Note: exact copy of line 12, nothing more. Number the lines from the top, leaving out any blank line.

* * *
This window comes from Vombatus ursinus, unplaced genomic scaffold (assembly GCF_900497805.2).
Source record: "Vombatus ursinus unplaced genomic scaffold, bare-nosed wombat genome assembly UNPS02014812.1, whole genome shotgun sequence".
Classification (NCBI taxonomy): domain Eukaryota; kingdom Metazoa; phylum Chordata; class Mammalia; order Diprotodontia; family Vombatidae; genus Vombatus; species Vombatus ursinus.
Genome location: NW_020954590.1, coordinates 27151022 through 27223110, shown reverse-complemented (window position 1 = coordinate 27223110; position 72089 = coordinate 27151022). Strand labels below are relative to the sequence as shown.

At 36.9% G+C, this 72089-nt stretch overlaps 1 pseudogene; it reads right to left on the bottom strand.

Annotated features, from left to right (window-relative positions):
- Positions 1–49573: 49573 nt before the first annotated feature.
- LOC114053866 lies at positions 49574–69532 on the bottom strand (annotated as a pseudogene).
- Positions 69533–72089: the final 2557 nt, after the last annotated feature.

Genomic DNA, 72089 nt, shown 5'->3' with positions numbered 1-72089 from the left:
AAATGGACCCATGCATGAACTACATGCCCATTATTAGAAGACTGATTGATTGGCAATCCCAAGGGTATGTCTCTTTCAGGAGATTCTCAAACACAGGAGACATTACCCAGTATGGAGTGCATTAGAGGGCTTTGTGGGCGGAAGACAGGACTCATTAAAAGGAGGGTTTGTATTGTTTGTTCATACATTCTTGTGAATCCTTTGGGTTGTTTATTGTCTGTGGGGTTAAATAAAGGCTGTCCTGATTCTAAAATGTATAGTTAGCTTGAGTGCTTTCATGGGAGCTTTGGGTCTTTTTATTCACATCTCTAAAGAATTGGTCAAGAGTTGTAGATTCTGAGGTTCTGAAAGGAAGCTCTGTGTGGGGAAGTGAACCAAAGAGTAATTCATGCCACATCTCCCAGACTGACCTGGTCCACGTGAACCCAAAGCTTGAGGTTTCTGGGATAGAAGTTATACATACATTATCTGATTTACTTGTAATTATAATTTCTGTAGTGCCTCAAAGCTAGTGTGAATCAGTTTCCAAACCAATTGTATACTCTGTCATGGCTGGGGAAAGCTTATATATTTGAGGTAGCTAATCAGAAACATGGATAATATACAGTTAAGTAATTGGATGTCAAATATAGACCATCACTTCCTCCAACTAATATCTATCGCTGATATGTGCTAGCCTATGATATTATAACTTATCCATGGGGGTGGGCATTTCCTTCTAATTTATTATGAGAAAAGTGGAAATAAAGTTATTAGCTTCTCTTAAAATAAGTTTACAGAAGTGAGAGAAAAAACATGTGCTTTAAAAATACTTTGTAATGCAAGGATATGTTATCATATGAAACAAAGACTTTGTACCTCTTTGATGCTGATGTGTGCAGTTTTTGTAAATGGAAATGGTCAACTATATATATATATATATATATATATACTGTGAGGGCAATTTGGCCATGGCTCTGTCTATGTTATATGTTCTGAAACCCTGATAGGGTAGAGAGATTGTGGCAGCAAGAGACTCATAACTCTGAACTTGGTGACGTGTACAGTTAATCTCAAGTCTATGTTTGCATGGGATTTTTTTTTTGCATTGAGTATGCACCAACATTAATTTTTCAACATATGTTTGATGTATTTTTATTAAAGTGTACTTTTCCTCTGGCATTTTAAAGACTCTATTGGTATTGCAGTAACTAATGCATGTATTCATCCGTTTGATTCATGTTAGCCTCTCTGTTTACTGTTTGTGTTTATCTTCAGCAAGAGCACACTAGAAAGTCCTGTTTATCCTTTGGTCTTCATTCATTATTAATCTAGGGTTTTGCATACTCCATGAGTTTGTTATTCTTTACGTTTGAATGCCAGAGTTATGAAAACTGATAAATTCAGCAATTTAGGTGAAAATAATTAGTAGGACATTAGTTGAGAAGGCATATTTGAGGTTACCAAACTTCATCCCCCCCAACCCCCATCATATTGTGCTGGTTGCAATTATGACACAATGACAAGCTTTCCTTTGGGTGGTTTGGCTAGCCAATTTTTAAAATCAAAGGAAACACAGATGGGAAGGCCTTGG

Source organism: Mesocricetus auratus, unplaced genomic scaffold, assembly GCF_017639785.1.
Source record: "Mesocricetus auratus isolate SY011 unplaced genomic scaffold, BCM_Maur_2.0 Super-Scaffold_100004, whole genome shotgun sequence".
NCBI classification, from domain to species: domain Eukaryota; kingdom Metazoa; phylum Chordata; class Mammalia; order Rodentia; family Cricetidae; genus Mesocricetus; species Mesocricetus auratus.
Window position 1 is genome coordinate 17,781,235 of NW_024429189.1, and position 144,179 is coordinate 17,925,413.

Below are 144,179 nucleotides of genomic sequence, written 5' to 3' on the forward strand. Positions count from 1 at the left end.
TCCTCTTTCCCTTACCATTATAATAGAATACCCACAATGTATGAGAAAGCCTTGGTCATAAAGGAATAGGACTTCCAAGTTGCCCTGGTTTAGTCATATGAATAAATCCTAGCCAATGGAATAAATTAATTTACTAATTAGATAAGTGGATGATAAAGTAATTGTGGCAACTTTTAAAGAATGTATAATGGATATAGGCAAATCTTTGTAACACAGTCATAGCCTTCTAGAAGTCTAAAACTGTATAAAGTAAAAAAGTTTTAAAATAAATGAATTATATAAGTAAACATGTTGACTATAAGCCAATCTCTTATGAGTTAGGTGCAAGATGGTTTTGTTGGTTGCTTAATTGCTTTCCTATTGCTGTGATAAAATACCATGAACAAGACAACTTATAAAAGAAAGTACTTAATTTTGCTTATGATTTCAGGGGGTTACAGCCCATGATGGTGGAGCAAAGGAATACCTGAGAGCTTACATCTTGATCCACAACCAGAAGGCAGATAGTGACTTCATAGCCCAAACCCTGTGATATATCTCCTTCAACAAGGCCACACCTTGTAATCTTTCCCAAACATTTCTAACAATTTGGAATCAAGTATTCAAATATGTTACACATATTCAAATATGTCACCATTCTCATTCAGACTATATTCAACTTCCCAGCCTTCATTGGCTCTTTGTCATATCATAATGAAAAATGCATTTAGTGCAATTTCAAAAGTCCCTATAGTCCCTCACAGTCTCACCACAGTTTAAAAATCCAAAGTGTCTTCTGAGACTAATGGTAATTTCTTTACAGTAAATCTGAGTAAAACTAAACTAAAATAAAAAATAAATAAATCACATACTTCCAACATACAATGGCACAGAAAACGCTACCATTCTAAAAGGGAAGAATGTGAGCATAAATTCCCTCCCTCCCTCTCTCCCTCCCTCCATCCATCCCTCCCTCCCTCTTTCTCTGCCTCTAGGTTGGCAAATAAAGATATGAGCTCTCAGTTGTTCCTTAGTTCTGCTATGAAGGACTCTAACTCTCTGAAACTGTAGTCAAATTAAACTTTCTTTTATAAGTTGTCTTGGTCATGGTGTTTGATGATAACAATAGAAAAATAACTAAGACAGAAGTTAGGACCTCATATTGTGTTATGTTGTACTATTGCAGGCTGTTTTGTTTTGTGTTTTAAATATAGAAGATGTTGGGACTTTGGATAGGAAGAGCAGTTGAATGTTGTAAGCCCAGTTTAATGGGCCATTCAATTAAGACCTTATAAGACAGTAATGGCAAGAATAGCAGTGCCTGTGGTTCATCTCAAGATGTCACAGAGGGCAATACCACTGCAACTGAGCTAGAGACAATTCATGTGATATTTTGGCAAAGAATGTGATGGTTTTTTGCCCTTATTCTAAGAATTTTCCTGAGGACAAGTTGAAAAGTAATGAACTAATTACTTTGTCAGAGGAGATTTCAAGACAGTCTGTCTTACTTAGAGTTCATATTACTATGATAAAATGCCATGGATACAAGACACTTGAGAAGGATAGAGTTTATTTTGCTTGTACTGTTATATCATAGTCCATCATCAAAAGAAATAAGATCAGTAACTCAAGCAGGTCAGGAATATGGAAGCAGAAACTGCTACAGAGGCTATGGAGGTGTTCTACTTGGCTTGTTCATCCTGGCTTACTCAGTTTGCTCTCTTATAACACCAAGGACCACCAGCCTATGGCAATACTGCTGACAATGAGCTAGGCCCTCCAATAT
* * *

Source organism: Mesocricetus auratus, unplaced genomic scaffold, assembly GCF_017639785.1.